Third, some areas where municipal solvency and bonds are most vulnerable;

Fourth, the opportunities.


I will start with some numbers:

In 1995, $153 billion of mortgage debt was borrowed by home buyers. In 2005, it increased $1.1 trillion.

As for municipal borrowing:

In 1996, states and municipalities retired a net $7 billion in debt. In 2007, they borrowed $215 billion.

At the same time, tax receipts were rising fast.

In 2003, State and Local Government Current Receipts were $979 billion. By 2007, receipts were $1,304 billion.

This all leads to the conclusion that municipal spending no longer concerned itself with the future - the spenders simply extrapolated their budgets and borrowing into a splendid future.

The link between real estate bubbles and municipal finance bubbles is as old as the hills.

I will continue with a quote:

A.M. Hillhouse, author of a splendid study of municipal bonds - Municipal Bonds: A Century of Experience, 1836 - 1936, analyzed the U.S. municipal bond market across that century. He concluded:

"[T]he major portion of overbonding by municipalities arises out of real estate booms."

Hillhouse, who considered his book a font of wisdom for future generations, wrote:

"There will be no justification for a city's coming forward [in the future] with the excuse that... its revenue has dried up in times of falling property values... [T]he cause of the debt trouble [must be regarded] as an unwarranted failure of the city to adjust its borrowing program to certain known facts."

His book, as you might expect, never went to a second printing. Nevertheless, there should have been no doubt that a municipal bust would follow the residential mortgage crash. I wrote a study, "The Coming Collapse of the Municipal Bond Market" in 2009. The title may or may not turn out to be accurate, depending on one's portfolio, but there was and is no doubt municipal extravagance had left us with a grave problem.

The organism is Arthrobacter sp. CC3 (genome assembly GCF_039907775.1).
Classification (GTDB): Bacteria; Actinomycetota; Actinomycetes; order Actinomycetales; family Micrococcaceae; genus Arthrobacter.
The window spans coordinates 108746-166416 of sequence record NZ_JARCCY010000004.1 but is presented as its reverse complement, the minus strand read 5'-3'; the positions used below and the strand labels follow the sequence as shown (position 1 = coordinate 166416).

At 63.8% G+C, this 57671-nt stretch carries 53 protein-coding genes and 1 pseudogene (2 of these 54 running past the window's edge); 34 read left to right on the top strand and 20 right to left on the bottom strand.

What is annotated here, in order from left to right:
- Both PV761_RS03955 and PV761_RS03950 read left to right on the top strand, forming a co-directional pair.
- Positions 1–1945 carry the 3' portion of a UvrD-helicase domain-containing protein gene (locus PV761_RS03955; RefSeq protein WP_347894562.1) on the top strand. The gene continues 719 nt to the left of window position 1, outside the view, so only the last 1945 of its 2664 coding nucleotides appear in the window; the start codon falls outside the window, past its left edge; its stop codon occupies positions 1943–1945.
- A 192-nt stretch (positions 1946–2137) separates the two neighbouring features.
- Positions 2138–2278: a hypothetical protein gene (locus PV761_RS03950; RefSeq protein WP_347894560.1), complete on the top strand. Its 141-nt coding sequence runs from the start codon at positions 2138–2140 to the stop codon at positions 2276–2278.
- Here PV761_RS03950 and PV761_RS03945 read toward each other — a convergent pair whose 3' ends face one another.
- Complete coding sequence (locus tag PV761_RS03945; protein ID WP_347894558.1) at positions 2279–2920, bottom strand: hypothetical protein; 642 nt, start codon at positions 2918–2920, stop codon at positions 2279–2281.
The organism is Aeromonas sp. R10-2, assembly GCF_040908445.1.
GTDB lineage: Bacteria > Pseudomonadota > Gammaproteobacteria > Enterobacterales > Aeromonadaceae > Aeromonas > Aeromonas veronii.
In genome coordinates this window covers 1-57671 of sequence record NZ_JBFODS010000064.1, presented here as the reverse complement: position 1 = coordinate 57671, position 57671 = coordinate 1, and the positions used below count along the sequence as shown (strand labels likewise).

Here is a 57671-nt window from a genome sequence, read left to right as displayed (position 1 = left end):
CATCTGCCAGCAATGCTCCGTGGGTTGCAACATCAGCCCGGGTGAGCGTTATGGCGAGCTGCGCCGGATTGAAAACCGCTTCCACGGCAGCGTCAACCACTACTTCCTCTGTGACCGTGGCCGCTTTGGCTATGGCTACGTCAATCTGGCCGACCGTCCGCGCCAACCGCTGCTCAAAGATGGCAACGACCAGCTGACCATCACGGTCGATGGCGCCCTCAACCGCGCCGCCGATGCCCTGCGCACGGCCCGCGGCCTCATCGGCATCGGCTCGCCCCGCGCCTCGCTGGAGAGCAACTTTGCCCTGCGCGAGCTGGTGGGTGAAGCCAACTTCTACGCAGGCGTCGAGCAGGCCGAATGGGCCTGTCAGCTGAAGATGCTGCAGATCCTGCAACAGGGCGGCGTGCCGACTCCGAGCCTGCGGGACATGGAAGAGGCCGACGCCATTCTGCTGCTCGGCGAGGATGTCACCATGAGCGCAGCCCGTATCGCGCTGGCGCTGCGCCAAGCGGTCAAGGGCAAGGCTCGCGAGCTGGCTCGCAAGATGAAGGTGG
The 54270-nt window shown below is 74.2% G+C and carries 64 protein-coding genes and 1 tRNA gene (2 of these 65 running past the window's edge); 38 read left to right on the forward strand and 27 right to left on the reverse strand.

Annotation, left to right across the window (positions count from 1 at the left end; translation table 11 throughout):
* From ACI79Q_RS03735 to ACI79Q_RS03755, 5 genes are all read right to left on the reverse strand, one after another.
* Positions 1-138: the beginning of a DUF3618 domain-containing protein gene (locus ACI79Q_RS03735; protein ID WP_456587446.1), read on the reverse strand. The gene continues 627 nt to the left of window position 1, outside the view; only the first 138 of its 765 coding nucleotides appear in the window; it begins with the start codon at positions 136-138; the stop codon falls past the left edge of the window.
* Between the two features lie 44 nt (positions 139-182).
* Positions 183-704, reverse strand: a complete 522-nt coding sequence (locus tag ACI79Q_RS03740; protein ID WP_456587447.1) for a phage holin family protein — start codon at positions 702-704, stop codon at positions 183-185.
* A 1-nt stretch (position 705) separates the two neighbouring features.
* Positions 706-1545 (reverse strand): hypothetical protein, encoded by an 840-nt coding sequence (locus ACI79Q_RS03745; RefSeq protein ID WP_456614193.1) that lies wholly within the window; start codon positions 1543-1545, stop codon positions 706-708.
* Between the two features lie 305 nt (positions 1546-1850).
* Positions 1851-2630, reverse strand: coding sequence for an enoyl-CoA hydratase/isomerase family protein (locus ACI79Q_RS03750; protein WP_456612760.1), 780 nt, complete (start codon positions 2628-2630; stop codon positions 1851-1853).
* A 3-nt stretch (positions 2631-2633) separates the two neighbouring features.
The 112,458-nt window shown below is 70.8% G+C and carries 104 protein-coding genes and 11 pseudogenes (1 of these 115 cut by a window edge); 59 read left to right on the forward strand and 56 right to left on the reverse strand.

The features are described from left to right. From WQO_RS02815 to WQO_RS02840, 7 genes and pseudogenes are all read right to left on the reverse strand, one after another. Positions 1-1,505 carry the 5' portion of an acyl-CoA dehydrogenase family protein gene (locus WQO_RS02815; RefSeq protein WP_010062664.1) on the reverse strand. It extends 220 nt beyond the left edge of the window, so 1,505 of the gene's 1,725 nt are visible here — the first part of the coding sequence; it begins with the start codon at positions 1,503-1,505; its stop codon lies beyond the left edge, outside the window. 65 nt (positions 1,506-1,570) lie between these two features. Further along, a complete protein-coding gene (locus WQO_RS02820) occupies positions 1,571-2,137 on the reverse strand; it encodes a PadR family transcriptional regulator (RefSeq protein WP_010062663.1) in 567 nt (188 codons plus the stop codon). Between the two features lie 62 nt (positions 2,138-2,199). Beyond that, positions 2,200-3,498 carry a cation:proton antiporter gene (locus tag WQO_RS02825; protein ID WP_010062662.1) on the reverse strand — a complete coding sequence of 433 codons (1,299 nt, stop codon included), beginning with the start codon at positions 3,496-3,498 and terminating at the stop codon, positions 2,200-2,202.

Current theories and books written about the Depression do not dwell on the 1920s real estate boom. Real estate lending in the 1920s might rival the recent debacle, in form, if not degree. There was a flight to the suburbs. Inflated civic conceit hired construction crews to build houses, roads, sewers, schools, skyscrapers, and highways that crossed the country for the first time. When Treasury "Secretary Mellon endeavored to cut back federal spending, state and local governments stepped up spending at a rate that more than offset the Mellon program...."

I will continue with some more quotes - my point being that it is not necessary to talk about the past two decades to understand why municipal finance is in disarray. The town librarian could have gathered previously documented warnings. In those locales where the library has been closed for lack of funds - and there are many - a moderate level of common sense would have noted the city elders had lost control, and possibly, their minds.

In March, 1933, Professor Herbert D. Simpson gave a lecture at the 45th annual meeting of the American Economic Association:

"Throughout this period - [he was speaking of the 1920s] - there was another form of real estate speculation, not commonly classified as such, but one that has had disastrous consequences. This is the real estate "speculation" carried on by municipal governments, in the sense of basing approximately 80 per cent of their revenues upon real estate and then proceeding to erect a structure of public expenditure and public debt whose security depended largely on a continuance on the rate of profits and appreciation that had characterized the period from 1922-29."

Per Hillhouse, Simpson tried to steer municipal financing from its dependence on house building and price appreciation:

"The financial difficulties of local governments in consequence of both the inflation and deflation of real estate values demonstrates strikingly the unwisdom of a revenue system concentrated so heavily upon real estate..."

This elicits a truism that was ignored in equal parts during our twenty-first century mortgage and municipal bubbles: When asset prices fall, the collateral falls, but borrowed money, linked to the original asset price, still needs to be paid back.

Simpson recounted the credulity with which the citizenry accepted heavier property taxes in the 1920s. Similar to our recent splurge, the Jazz-Age home dweller did not mind that property tax revenues, municipal borrowing and municipal spending were all inflating - at unsustainable rates. The forgotten professor went on: